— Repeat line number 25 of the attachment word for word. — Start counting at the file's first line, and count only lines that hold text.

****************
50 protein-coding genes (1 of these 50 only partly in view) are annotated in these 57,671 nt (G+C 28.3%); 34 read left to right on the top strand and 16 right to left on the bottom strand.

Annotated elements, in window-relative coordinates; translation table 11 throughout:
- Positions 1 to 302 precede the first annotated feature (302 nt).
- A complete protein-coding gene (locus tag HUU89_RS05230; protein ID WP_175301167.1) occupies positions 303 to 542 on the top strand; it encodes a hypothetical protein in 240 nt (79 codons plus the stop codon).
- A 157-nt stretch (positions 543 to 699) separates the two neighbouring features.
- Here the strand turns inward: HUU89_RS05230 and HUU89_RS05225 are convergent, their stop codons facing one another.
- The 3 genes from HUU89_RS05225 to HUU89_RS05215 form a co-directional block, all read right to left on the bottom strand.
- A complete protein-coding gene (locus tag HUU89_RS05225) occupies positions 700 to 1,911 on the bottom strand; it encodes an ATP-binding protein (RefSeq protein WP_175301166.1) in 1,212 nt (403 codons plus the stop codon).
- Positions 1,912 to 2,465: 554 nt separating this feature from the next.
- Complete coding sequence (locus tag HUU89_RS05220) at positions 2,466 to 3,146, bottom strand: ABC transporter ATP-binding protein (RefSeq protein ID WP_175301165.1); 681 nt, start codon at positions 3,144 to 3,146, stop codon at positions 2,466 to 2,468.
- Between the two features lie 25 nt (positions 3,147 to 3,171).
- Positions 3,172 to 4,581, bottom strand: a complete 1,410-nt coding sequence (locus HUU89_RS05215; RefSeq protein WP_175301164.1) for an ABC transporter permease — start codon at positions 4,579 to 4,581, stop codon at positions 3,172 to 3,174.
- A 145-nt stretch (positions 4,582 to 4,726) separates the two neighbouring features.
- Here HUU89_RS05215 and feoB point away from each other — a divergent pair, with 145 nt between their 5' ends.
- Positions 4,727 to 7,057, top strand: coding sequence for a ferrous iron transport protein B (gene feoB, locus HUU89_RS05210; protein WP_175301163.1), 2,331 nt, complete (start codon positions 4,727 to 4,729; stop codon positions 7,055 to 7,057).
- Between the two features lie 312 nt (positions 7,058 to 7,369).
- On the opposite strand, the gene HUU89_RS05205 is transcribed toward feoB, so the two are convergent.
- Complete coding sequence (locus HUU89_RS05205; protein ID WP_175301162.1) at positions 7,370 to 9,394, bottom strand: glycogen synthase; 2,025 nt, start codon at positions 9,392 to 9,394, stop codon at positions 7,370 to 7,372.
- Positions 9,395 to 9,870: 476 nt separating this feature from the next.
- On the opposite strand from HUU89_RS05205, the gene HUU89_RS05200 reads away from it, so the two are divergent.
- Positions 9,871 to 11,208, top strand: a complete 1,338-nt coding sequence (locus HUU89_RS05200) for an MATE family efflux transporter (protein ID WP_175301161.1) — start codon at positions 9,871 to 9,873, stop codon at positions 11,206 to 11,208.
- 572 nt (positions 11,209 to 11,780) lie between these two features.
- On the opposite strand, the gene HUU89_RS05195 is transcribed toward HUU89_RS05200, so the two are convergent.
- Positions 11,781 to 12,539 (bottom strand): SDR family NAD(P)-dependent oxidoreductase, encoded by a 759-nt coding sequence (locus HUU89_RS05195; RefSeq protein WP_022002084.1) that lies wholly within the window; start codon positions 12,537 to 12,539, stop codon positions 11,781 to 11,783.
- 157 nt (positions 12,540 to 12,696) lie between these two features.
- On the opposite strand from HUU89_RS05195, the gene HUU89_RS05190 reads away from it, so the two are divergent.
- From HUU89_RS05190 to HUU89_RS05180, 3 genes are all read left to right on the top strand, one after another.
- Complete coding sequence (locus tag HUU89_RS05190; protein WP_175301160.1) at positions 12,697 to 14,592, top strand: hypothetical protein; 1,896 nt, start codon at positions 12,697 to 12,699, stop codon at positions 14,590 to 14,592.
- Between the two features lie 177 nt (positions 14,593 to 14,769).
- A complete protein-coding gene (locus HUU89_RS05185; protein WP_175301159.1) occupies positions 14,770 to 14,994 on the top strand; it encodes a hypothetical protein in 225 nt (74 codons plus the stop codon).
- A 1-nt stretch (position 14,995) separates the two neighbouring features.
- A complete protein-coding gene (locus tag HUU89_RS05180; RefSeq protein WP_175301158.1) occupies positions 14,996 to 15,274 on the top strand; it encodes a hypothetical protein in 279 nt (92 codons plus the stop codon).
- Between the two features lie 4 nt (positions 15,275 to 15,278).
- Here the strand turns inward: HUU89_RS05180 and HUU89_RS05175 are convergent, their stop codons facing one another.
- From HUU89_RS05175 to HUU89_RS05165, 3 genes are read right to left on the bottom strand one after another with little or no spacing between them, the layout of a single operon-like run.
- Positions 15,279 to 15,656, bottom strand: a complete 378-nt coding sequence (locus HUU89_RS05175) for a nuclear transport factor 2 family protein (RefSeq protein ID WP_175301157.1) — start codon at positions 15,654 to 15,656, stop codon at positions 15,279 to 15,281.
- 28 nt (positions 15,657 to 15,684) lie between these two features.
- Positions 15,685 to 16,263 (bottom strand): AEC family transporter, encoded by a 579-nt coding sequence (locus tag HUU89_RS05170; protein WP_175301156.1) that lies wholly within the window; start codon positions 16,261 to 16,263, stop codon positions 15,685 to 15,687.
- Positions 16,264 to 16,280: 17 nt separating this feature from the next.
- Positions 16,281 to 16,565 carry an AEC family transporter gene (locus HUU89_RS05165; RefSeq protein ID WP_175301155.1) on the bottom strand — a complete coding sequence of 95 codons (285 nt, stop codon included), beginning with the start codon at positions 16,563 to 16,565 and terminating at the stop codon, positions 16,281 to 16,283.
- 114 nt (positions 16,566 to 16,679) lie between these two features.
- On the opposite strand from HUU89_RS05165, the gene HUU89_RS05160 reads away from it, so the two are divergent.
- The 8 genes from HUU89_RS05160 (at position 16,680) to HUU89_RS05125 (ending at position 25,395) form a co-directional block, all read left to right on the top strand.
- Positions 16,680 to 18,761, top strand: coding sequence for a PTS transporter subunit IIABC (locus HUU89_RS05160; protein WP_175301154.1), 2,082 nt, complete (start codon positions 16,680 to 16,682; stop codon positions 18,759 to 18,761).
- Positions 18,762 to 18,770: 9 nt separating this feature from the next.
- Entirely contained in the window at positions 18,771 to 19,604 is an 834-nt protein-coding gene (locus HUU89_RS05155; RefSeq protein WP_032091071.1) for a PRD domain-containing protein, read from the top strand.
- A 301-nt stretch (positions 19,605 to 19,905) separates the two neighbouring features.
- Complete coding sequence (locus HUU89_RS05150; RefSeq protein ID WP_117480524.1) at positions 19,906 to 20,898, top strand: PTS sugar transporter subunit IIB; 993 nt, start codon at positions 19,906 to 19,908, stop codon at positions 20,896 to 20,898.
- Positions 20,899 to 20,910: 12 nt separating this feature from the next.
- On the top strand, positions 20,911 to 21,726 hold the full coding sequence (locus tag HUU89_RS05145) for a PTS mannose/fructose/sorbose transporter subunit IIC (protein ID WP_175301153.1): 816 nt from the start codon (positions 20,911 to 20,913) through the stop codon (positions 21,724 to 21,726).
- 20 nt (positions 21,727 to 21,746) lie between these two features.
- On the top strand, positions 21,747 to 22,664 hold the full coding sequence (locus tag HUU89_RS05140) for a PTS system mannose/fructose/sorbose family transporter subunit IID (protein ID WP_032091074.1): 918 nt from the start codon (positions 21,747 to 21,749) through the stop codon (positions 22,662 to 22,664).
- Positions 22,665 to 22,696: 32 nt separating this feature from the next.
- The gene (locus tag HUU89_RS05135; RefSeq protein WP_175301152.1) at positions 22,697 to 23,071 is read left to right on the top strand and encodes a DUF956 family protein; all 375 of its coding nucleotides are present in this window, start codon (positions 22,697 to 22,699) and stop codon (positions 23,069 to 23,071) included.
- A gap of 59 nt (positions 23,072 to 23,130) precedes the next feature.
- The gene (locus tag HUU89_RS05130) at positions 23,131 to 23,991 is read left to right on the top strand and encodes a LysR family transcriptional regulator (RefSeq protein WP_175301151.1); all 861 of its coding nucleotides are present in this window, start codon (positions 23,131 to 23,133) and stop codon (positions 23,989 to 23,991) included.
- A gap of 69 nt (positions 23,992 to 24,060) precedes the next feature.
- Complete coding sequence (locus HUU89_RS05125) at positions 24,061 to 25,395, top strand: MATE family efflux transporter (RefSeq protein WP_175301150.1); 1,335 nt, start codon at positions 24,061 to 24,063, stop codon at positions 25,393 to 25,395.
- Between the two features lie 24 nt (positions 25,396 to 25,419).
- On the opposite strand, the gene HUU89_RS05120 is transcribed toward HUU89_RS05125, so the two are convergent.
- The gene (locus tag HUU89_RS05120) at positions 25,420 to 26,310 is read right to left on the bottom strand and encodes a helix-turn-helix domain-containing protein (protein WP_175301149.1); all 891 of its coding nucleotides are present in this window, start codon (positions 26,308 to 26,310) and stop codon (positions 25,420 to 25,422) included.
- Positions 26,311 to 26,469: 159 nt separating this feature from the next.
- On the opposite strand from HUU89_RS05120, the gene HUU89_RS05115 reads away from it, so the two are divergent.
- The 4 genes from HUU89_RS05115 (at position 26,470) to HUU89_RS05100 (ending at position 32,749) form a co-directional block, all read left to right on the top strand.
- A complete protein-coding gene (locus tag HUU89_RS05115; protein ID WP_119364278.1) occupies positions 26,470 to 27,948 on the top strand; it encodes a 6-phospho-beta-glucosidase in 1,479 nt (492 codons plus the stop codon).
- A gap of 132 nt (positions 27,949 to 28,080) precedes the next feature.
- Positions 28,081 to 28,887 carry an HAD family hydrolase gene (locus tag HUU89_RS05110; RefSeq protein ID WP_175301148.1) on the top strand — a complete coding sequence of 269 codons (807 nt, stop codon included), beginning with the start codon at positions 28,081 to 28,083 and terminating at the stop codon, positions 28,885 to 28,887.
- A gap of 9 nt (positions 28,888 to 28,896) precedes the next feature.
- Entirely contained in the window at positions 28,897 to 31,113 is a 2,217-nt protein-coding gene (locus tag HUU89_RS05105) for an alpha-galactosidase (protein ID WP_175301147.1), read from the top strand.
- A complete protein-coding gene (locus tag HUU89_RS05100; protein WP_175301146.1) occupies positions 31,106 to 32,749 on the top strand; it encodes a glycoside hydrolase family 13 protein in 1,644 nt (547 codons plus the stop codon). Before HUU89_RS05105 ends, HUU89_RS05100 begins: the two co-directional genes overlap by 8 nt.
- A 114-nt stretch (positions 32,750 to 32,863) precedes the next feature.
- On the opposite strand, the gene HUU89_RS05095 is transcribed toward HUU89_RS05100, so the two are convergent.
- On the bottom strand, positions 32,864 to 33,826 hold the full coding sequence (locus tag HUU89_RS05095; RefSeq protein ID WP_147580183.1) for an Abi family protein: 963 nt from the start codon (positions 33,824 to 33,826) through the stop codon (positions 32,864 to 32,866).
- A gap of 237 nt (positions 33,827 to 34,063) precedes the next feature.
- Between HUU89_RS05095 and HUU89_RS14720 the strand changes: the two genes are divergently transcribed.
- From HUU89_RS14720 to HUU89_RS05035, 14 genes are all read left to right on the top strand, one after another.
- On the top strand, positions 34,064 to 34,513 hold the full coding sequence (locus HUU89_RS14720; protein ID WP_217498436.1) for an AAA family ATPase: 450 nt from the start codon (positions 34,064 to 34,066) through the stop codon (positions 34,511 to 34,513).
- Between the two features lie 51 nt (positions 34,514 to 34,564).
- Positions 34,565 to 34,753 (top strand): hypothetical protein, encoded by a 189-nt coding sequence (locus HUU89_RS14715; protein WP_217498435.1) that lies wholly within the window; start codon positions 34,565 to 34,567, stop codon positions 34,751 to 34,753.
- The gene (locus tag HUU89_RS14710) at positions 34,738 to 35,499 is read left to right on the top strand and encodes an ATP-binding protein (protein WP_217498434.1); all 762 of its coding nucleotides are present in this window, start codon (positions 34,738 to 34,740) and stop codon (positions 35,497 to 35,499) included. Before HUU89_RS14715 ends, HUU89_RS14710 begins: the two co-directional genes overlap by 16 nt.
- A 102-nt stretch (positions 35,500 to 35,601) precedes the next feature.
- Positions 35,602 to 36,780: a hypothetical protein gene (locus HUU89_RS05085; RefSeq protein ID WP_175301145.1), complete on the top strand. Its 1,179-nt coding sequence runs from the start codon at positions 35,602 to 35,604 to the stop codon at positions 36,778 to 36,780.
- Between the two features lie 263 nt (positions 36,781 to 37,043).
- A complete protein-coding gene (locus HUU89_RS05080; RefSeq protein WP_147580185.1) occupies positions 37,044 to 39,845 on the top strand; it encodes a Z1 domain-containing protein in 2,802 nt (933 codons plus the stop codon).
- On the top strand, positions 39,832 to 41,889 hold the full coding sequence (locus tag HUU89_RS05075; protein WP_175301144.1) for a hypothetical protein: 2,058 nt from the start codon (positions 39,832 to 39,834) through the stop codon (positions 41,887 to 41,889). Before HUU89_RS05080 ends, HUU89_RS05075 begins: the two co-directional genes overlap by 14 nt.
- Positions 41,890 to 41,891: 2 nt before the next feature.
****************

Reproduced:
- 157 nt (positions 12,540 to 12,696) lie between these two features.